Although she has created lingerie for the bodies of Kim Kardashian and Gwyneth Paltrow, fashion mogul Julia Haart was a late bloomer.
“The first orgasm I had was at age 35 — with a vibrator, after 16 years of marriage,” the 50-year-old told The Post. “I never heard of an orgasm, let alone a vibrator.”
Haart’s cluelessness was no fault of her own. Born Talia Leibov, she was raised in a Haredi Jewish Orthodox community in Monsey, New York. She married at 19 and raised four children in the insular upstate enclave.
But eight years ago, she left the “fundamentalist” community, and since then has had a meteoric rise in the fashion industry, going from her own startup shoe line to running Elite World Group — and now she stars in her own Netflix reality series, “My Unorthodox Life,” debuting July 14.
The contrast between her former and current lives couldn’t be more stark. “Where I lived, women were to be rarely seen and never heard. Our lives were governed by a web of modesty laws that required us to not only cover our bodies head-to-toe, but to behave comparatively, as well,” she said. “You grow up thinking you don’t matter at all.”
After years of sneaking fashion magazines from the local 7-Eleven and watching “Sex and the City” on the sly, in 2013, Haart finally summoned the courage to walk away from her community and her husband of 23 years, whom she said she “barely knew” when marrying him.
“The day came when I couldn’t take it anymore. I couldn’t stay for one more second,” she said. “You’re trapped in a life that’s not yours. So it was stay and die, or walk out the door.”
She really did feel like death was the only way out. An old diary entry revealed “ways for me to commit suicide as politely as possible,” she recalled, either by hanging herself or getting her hands on pills or a gun.
“In the end, I decided the easiest way to kill myself would be to starve myself to death,” she said. “That way, people wouldn’t think I killed myself — they would just think I have an eating disorder, so my children would still be able to get shidduchim [matchmaking prospects for marriage].” She weighed 73 pounds the day she left.
Using a nest egg she had saved from selling insurance in her community, Haart moved to New York City, bringing her daughter Miriam, now 21, with her. (At the time, her youngest son Aron, now 15, remained in the community; her son Shlomo, 25, was studying in Israel; and her oldest daughter Batsheva, now 28, was newly married.)
Her initial feeling of intense liberation was weighed down by acute feelings of being an outsider. “It’s so jarring — you feel like you’re an alien, you don’t feel like you belong,” said Haart, who likened her transition to being a “time traveler” who entered a world 300 years into the future.
Growing up with a meager secular education, Haart soaked up as much literature as she could — Euripides, Spinoza, Voltaire — and leaned into a lifelong passion: fashion. “Within a week of leaving my old life behind, I started my own shoe brand. I had never studied fashion or designed a shoe; I didn’t know anyone in the industry. I did have one thing going for me, though: I didn’t realize how absurd and impossible the task I set out for myself was.”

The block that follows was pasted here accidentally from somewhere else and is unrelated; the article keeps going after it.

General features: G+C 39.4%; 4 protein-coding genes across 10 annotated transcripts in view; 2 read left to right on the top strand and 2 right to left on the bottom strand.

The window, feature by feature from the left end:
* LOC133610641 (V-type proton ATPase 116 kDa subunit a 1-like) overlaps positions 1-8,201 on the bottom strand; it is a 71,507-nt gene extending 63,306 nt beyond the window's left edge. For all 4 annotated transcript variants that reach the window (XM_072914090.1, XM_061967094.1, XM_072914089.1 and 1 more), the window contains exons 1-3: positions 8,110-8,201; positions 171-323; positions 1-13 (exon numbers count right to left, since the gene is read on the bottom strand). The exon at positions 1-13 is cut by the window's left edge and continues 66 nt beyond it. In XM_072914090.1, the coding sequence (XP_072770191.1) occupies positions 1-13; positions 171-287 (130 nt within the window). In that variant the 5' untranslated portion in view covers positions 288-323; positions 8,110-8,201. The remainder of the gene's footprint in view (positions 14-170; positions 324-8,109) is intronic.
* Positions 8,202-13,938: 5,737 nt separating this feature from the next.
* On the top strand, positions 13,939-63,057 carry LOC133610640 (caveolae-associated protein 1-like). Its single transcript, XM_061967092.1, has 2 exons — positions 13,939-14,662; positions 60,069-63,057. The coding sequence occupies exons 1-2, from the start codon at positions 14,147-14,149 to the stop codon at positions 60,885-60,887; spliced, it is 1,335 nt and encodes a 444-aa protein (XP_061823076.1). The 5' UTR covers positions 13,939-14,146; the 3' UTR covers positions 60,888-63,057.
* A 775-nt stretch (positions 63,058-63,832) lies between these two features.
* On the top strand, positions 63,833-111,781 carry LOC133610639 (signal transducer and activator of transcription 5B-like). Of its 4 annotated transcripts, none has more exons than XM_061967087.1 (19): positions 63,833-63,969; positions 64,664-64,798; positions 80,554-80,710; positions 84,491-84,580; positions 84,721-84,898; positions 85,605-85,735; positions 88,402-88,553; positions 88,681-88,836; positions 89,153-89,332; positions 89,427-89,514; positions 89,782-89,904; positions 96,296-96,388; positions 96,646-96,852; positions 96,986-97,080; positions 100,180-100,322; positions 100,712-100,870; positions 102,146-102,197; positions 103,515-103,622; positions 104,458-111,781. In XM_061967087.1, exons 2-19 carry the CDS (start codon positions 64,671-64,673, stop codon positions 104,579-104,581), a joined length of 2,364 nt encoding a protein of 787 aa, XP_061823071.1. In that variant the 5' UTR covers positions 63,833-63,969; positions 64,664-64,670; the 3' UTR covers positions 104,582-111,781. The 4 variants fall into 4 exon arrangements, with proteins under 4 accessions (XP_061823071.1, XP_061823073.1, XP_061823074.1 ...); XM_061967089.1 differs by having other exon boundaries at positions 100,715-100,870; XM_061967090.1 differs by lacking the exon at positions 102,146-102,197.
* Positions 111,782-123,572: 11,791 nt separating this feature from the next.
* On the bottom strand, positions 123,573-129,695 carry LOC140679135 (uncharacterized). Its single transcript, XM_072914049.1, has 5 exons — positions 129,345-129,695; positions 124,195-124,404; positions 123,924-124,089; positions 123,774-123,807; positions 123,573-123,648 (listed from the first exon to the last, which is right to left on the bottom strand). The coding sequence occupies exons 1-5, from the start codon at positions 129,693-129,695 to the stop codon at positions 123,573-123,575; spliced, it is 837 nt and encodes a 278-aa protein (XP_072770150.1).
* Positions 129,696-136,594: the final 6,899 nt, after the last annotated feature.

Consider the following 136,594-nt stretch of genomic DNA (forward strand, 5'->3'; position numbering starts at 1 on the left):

In 2015, a Hong Kong-based board member at La Perla took notice of Haart’s comfy heel designs and brought her in for a potential collaboration, which is when she met the company’s owner Silvio Scaglia. The fiery brunette became creative director of the brand in 2016 and designed Kendall Jenner’s famous thong-baring gown for the 2017 Met Gala. Since divorced from her first husband, she married Scaglia in 2019.
Now, she’s CEO of Elite World Group, a talent media company comprised of 48 global agencies representing more than 5,400 celebrities and models, including Jenner and Irina Shayk.
It’s a dream the once-sheltered Haart never believed could happen. “I’ve been obsessed with fashion for as long as I can remember — which was very problematic in my world,” she said. “Clothing is meant to cover and hide — certainly not to evoke personality, uniqueness or to draw attention, or to show femininity or sexuality. It’s all about disappearing into the background.”
Opening up herself and her kids — all four of whom appear in the reality show — to the constant cameras wasn’t an easy decision for Haart, who lives in a palatial three-story, 10,000-square foot Tribeca apartment. “I said to myself, ‘You have a reason.’ Maybe I can help other women, inspire someone.”
While her children now have mixed levels of religious observance, Haart said she always let them choose their own path. Still, she offers them bedroom advice and has even bought them sex toys.
“The only thing I could do for my children is expose them to the world,” she said, adding that most of her own friends and family members cut her off once she left the Orthodox community. “I’m [considered] a dangerous person — someone you don’t want your children around . . . Of course it hurts.”
Still, she said, “I’m really proud to be a Jew. I have no anger towards the community. I think everyone there is a victim. People innately just want to be good.”